New records of very high nitrous oxide fluxes fromrice cannot be generalized for water managementand climate impacts
This letter responds to a recent article in PNAS by Kritee et al. (2018) reporting very high nitrous oxide (N2O) emissions from rice fields in South India. While the observed N2O emissions from these fields are significant and call for attention to farming practices related to water management and nitrogen fertilizer application, this response highlights several critical concerns. First, it questions the experimental design, emphasizing the absence of a control treatment with continuous flooding and the use of non-standard treatments. Second, it challenges the assertion that previous studies missed high N2O emissions due to inadequate sampling frequency, pointing to existing studies with high-frequency and automated measurements. Third, it raises concerns about interpolation errors in the data and the need for model validation. Finally, it calls for caution in interpreting the risk of underestimating N2O emissions without assessing the likelihood of such risks. The authors argue that these individual field records of high emissions may also be statistical outliers. This response underscores the importance of rigorous research and data analysis when concluding N2O emissions from rice fields.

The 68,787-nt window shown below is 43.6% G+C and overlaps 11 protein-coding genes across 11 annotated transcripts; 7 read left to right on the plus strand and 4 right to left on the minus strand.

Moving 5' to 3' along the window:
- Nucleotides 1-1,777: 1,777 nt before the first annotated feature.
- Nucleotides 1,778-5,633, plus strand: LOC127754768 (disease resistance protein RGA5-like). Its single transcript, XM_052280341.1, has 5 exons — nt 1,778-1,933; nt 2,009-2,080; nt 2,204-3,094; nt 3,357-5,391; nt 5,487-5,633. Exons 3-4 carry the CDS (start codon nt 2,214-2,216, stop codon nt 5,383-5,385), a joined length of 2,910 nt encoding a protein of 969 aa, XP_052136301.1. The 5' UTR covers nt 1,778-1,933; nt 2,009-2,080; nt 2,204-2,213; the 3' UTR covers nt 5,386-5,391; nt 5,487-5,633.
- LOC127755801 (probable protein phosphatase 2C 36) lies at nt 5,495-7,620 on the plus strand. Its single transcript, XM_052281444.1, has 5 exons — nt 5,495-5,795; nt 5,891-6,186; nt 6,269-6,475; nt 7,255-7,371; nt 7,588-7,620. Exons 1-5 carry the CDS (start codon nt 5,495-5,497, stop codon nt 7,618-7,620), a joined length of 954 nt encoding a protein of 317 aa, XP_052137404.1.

Nitrous oxide, Water management
Wassman, R., B.O. Sander, S. Yadav, B. Bouman, G. Singleton, A. Stuart, J. Hellin, D. Johnson, J. Hughes, K. Butterbach-Bahl, R. Kiese, D. Kraus, B. Janz, B. Linquist, Y.K. Gaihre, N. Chirinda, and E. Wollenberg. 2019. “New Records of Very High Nitrous Oxide Fluxes from Rice Cannot Be Generalized for Water Management and Climate Impacts,” PNAS, 116(5):1464-1465. https://doi.org/10.1073/pnas.1817694116